When Can a Baby Learn to Swim?

It’s a question that a lot of parents ask and it’s one that you can imagine I like to talk about. I am a big supporter of getting infants and toddlers into the water early, for several reasons:

  • Accelerated social, physical and learning development
  • Stronger parent-child bond
  • Reduction of drowning danger

When Can a Baby Learn to Swim | Kathleen McMordie Infant Aquatics Katy TexasThese benefits are all supported by recent scientific studies. But most parents have safety in mind and want to know how early is too early?

Six months old is a good benchmark to consider getting your baby in the water: at that age most babies have developed the head control necessary to perform basic infant water survival exercises, including roll-to-back-float. Six months is also a time when babies become more mobile outside the water – for homes with pools, this means they can accidentally find their way into the water and get into trouble.

You would be amazed at what a 6-9 month old baby can accomplish in the water! They can hold their breath underwater, intuitively roll-to-back-float, open their eyes underwater to explore, and more. They develop a comfort in the water that serves them throughout their childhood and into their adult lives. It is also incredibly rewarding to see the fun that parents can have getting involved with their infants in the water, developing such a wonderful bond and creating memories that last forever.

When Can a Baby Learn to Swim | Kathleen McMordie Infant Aquatics Expert Katy TexasToddlers at 12-24 months can do even more and this is a perfect time in their development to learn actual swim skills that can save their lives. 1- and 2-year-olds are fully capable of entering and exiting the water on their own, swimming underwater unassisted, and back-floating for extended periods. It also becomes easier to see the skills they will use outside of the water: comfort and curiosity with other children, ability to follow directions, and physical strength and confidence.

Don’t wait for some arbitrary age, your baby can swim a lot sooner than you think – it’s good for them and it’s good for you!

Kathleen McMordie is an Infant Aquatic Survival Lead Instructor and water safety specialist located in Katy, Texas. Show owns a full-service aquatic facility, called Texas Swim Academy. Through a variety of programs, Kathleen and her staff of instructors at Texas Swim Academy strive to introduce children to water at an early age through INFANT AQUATICS, and to fully develop their swim stroke abilities through adulthood through STROKE DEVELOPMENT.

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Studies Show Widespread Benefits of Water Lessons for Kids

Studies Show Widespread Benefits of Water Lessons for Kids | Kathleen McMordie Infant Aquatics Katy Texas

Everyone touts the safety reasons why swim classes for kids are such a great idea but now researchers are proving that there are even more benefits, including one you might not guess off the bat.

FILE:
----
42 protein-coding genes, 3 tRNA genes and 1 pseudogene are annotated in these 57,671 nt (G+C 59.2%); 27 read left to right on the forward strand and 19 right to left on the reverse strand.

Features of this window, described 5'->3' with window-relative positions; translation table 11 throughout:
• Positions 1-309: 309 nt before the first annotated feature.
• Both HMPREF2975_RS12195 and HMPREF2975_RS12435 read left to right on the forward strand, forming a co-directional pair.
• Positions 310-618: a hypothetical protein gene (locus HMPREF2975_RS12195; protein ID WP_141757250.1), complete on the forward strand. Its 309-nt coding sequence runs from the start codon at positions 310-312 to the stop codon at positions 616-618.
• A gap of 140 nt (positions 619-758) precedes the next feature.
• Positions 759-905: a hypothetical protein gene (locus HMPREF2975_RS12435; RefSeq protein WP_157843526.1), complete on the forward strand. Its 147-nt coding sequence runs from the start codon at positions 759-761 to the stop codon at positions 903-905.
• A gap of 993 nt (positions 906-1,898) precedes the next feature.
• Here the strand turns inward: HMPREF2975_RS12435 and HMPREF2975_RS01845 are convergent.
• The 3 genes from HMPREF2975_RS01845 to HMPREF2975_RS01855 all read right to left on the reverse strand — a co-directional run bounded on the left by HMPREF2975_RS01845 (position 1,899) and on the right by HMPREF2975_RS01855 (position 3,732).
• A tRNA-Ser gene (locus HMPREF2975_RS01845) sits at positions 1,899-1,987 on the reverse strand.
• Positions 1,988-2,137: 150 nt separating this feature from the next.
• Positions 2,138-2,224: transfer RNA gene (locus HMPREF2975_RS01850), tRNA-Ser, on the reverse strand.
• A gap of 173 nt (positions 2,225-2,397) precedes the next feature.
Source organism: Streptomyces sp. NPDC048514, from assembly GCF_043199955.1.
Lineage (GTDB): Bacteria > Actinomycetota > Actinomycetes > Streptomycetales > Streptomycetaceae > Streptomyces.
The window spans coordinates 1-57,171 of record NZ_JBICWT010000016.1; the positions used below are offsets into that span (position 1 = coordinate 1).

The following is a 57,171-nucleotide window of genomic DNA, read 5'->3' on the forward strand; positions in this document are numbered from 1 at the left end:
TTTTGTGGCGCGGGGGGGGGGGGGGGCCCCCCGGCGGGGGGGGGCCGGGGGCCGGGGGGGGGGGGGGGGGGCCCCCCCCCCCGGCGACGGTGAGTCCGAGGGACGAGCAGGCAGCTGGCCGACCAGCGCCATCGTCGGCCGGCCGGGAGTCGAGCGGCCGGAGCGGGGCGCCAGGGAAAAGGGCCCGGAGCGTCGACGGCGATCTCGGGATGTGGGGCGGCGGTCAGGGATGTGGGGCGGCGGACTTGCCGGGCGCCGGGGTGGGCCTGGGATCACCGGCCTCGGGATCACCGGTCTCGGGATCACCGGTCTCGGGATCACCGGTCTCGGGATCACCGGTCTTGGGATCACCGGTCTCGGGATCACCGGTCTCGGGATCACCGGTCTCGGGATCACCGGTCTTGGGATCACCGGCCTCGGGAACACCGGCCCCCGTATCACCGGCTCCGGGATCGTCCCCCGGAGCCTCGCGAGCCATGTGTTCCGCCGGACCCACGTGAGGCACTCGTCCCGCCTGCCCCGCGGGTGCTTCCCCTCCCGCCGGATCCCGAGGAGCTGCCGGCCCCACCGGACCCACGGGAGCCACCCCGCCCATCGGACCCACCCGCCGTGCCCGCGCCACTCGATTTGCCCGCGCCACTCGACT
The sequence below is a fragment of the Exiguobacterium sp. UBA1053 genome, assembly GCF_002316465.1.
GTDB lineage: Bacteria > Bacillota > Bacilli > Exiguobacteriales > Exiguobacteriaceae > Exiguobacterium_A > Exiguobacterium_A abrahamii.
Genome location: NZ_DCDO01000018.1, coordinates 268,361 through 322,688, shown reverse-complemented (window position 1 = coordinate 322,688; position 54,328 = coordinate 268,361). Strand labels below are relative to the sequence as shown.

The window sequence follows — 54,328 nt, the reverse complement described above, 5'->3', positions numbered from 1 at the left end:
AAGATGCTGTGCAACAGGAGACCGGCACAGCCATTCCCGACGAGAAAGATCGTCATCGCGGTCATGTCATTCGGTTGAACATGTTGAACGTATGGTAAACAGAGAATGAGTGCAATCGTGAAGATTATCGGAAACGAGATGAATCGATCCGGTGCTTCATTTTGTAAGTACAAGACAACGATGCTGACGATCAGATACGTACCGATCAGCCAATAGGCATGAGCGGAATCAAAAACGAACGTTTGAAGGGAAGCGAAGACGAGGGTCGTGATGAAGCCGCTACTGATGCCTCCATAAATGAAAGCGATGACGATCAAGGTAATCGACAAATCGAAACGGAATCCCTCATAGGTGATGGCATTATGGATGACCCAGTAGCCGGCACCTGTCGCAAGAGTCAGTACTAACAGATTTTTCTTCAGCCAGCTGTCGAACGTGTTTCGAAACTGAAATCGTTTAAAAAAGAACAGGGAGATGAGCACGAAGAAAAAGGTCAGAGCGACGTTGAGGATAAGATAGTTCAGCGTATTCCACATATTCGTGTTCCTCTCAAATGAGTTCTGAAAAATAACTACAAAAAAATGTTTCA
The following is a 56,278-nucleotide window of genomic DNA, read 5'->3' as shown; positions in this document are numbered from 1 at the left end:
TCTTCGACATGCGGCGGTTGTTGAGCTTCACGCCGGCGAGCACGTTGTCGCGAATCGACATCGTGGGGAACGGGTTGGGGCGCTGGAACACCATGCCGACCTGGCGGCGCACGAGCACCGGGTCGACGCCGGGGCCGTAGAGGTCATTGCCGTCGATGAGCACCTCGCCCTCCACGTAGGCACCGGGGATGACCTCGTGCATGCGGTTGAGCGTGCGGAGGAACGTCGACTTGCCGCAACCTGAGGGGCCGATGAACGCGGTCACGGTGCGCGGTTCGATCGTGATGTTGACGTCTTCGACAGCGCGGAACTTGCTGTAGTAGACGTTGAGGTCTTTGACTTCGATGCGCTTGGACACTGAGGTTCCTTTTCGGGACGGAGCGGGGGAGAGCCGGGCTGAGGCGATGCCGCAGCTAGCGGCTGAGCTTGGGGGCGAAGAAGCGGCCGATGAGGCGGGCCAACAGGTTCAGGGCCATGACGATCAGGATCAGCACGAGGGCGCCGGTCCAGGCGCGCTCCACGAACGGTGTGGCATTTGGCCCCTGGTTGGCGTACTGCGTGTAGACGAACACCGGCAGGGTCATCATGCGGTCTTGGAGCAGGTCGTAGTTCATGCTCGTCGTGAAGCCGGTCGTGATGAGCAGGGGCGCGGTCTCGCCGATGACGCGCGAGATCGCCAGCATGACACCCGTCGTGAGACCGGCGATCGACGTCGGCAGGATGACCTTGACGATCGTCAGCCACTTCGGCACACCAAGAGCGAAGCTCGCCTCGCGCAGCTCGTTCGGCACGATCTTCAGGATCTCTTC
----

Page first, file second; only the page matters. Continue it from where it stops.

As you may recall from a January blog post, early water lessons for kids have been proven to help them learn and perform better at school. The brains over at Griffith University Institute for Educational Research looked at 200 kids age 3-5 – most of the group early swimmers and the rest not – and actually followed their progress for two years, using testing and interviews to get a handle of how they were doing in their cognitive development and performance in pre-school and school. They found out the swim class kids were developing faster and doing better than the others.

In addition to this academic evidence of the benefits of swimming lessons for kids, many parents credit these programs for helping their children in other ways. From increased confidence and participation in other group activities to a healthy respect and appreciation for the water, kids swim programs can help develop essential social skills in a fun, non-traditional way.

Often times, special needs children respond to water therapy and swimming lessons in an even greater way that other kids their age. By providing a safe, zero-gravity environment to learn and explore motor skills, the swimming pool offers a unique opportunity to develop verbal communication.

So if you’re going over in your mind the decision to begin parent child swim lessons, or infant water survival skills, or even casual outdoor water play for toddlers, know that by getting your child into the water early you are giving them a gift that pays off for years to come. Early swim is a difference maker – we can help your kids learn to swim, and help your kids just learn.

Kathleen McMordie is an Infant Aquatic Survival Lead Instructor and water safety specialist located in Katy, Texas. Show owns a full-service aquatic facility, called Texas Swim Academy. Through a variety of programs, Kathleen and her staff of instructors at Texas Swim Academy strive to introduce children to water at an early age through INFANT AQUATICS, and to fully develop their swim stroke abilities through adulthood through STROKE DEVELOPMENT.

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CPR for Drowning Prevention

As a child swim instructor, I regularly review the basics of CPR for drowning prevention. The statistics demand a pro-active safety attitude with children in the water:

CPR for Drowning Prevention | Kathleen McMordie Infant Aquatics Expert Katy Texas

However, CPR for drowning prevention is knowledge everyone should have, especially parents of children who are frequently in the water. Here’s a summary of what you need to know along with some helpful resources to learn more, and be sure to check out our water safety worksheets for kids to get them up to speed.

  • The first and most crucial point: if someone is drowning or is having difficulty after being pulled from the water, ask someone to call 911 immediately. If you are alone, administer CPR treatment for at least two minutes before making an attempt to get help.
  • Be aware of your own safety, including dangerous water conditions. You can’t help someone else if you get yourself in trouble.